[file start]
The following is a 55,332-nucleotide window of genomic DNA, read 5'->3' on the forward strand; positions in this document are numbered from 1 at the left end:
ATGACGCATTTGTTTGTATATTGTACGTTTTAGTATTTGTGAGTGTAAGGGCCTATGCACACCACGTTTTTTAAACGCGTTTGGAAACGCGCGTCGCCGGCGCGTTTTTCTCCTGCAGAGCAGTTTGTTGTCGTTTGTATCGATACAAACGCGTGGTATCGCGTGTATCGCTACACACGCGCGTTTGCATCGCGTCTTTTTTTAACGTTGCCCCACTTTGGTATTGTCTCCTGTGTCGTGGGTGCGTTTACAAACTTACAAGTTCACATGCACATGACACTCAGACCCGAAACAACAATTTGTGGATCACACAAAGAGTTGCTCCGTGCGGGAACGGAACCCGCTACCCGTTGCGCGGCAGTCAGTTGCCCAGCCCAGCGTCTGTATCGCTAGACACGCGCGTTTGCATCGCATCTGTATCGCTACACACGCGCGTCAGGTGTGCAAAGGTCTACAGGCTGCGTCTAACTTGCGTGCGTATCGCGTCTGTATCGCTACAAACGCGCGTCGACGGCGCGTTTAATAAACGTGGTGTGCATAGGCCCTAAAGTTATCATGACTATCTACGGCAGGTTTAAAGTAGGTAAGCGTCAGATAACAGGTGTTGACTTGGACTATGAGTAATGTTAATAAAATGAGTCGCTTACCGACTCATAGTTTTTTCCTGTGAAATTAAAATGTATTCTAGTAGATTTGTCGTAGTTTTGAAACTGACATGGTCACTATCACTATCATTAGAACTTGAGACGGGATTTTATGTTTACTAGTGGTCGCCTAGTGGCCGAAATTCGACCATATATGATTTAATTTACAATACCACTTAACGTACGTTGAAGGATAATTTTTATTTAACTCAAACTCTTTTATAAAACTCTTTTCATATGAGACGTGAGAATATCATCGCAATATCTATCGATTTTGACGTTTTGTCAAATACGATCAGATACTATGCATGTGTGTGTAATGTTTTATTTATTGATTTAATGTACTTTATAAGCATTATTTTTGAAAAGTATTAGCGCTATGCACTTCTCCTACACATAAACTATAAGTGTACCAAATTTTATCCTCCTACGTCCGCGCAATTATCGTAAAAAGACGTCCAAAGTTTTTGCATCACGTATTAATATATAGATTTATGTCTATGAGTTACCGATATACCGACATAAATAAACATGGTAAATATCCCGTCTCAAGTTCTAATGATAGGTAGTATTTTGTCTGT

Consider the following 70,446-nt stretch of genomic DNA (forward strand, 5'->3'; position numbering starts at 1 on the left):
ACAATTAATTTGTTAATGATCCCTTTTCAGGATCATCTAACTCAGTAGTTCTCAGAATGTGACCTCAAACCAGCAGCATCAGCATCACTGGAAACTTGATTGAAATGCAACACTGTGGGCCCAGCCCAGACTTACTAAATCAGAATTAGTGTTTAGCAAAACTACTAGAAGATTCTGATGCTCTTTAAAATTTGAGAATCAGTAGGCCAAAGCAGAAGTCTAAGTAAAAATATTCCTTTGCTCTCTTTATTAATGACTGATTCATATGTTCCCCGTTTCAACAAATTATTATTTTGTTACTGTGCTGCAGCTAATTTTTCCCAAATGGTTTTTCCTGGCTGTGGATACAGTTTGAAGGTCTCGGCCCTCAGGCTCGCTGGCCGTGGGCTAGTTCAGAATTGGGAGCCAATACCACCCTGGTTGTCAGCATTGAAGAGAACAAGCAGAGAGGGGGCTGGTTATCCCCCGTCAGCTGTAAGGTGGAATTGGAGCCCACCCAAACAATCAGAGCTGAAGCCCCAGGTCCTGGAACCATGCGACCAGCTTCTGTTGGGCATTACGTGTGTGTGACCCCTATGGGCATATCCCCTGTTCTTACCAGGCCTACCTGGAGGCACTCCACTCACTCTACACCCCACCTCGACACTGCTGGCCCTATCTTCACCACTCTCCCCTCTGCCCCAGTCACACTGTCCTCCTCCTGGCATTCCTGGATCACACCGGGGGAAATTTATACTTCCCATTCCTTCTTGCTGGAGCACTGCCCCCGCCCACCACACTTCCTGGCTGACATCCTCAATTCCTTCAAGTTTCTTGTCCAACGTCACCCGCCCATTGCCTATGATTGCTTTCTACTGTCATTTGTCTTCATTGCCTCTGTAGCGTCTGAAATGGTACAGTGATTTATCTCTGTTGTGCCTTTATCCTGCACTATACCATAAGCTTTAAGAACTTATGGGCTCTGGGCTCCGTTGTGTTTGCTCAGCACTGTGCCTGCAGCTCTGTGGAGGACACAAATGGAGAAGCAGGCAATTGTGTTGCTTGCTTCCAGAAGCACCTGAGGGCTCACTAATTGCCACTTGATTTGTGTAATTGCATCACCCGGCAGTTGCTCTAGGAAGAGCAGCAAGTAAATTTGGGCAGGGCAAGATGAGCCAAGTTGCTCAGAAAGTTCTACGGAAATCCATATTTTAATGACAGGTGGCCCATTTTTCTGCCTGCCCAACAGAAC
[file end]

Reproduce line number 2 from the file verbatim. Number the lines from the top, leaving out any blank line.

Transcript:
ATGACGCATTTGTTTGTATATTGTACGTTTTAGTATTTGTGAGTGTAAGGGCCTATGCACACCACGTTTTTTAAACGCGTTTGGAAACGCGCGTCGCCGGCGCGTTTTTCTCCTGCAGAGCAGTTTGTTGTCGTTTGTATCGATACAAACGCGTGGTATCGCGTGTATCGCTACACACGCGCGTTTGCATCGCGTCTTTTTTTAACGTTGCCCCACTTTGGTATTGTCTCCTGTGTCGTGGGTGCGTTTACAAACTTACAAGTTCACATGCACATGACACTCAGACCCGAAACAACAATTTGTGGATCACACAAAGAGTTGCTCCGTGCGGGAACGGAACCCGCTACCCGTTGCGCGGCAGTCAGTTGCCCAGCCCAGCGTCTGTATCGCTAGACACGCGCGTTTGCATCGCATCTGTATCGCTACACACGCGCGTCAGGTGTGCAAAGGTCTACAGGCTGCGTCTAACTTGCGTGCGTATCGCGTCTGTATCGCTACAAACGCGCGTCGACGGCGCGTTTAATAAACGTGGTGTGCATAGGCCCTAAAGTTATCATGACTATCTACGGCAGGTTTAAAGTAGGTAAGCGTCAGATAACAGGTGTTGACTTGGACTATGAGTAATGTTAATAAAATGAGTCGCTTACCGACTCATAGTTTTTTCCTGTGAAATTAAAATGTATTCTAGTAGATTTGTCGTAGTTTTGAAACTGACATGGTCACTATCACTATCATTAGAACTTGAGACGGGATTTTATGTTTACTAGTGGTCGCCTAGTGGCCGAAATTCGACCATATATGATTTAATTTACAATACCACTTAACGTACGTTGAAGGATAATTTTTATTTAACTCAAACTCTTTTATAAAACTCTTTTCATATGAGACGTGAGAATATCATCGCAATATCTATCGATTTTGACGTTTTGTCAAATACGATCAGATACTATGCATGTGTGTGTAATGTTTTATTTATTGATTTAATGTACTTTATAAGCATTATTTTTGAAAAGTATTAGCGCTATGCACTTCTCCTACACATAAACTATAAGTGTACCAAATTTTATCCTCCTACGTCCGCGCAATTATCGTAAAAAGACGTCCAAAGTTTTTGCATCACGTATTAATATATAGATTTATGTCTATGAGTTACCGATATACCGACATAAATAAACATGGTAAATATCCCGTCTCAAGTTCTAATGATAGGTAGTATTTTGTCTGT